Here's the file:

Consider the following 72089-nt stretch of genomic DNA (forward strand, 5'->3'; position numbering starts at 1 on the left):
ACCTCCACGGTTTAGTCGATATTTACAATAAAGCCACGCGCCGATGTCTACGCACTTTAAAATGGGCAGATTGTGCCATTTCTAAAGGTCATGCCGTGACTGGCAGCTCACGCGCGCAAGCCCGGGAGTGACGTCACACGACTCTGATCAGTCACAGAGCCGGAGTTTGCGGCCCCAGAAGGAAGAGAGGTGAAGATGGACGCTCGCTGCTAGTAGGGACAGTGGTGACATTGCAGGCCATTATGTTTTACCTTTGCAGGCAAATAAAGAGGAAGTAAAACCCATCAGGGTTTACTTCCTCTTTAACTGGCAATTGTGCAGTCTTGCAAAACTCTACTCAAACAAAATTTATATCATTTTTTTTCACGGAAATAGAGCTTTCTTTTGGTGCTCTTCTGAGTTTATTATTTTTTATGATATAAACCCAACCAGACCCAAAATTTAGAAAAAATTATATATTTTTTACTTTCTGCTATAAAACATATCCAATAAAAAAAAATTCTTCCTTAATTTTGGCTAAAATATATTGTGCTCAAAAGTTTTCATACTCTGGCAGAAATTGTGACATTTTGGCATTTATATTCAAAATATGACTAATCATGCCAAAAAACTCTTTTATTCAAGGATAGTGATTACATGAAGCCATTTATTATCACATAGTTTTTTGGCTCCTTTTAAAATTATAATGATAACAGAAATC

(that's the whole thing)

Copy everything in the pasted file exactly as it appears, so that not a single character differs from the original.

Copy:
Consider the following 72089-nt stretch of genomic DNA (forward strand, 5'->3'; position numbering starts at 1 on the left):
ACCTCCACGGTTTAGTCGATATTTACAATAAAGCCACGCGCCGATGTCTACGCACTTTAAAATGGGCAGATTGTGCCATTTCTAAAGGTCATGCCGTGACTGGCAGCTCACGCGCGCAAGCCCGGGAGTGACGTCACACGACTCTGATCAGTCACAGAGCCGGAGTTTGCGGCCCCAGAAGGAAGAGAGGTGAAGATGGACGCTCGCTGCTAGTAGGGACAGTGGTGACATTGCAGGCCATTATGTTTTACCTTTGCAGGCAAATAAAGAGGAAGTAAAACCCATCAGGGTTTACTTCCTCTTTAACTGGCAATTGTGCAGTCTTGCAAAACTCTACTCAAACAAAATTTATATCATTTTTTTTCACGGAAATAGAGCTTTCTTTTGGTGCTCTTCTGAGTTTATTATTTTTTATGATATAAACCCAACCAGACCCAAAATTTAGAAAAAATTATATATTTTTTACTTTCTGCTATAAAACATATCCAATAAAAAAAAATTCTTCCTTAATTTTGGCTAAAATATATTGTGCTCAAAAGTTTTCATACTCTGGCAGAAATTGTGACATTTTGGCATTTATATTCAAAATATGACTAATCATGCCAAAAAACTCTTTTATTCAAGGATAGTGATTACATGAAGCCATTTATTATCACATAGTTTTTTGGCTCCTTTTAAAATTATAATGATAACAGAAATC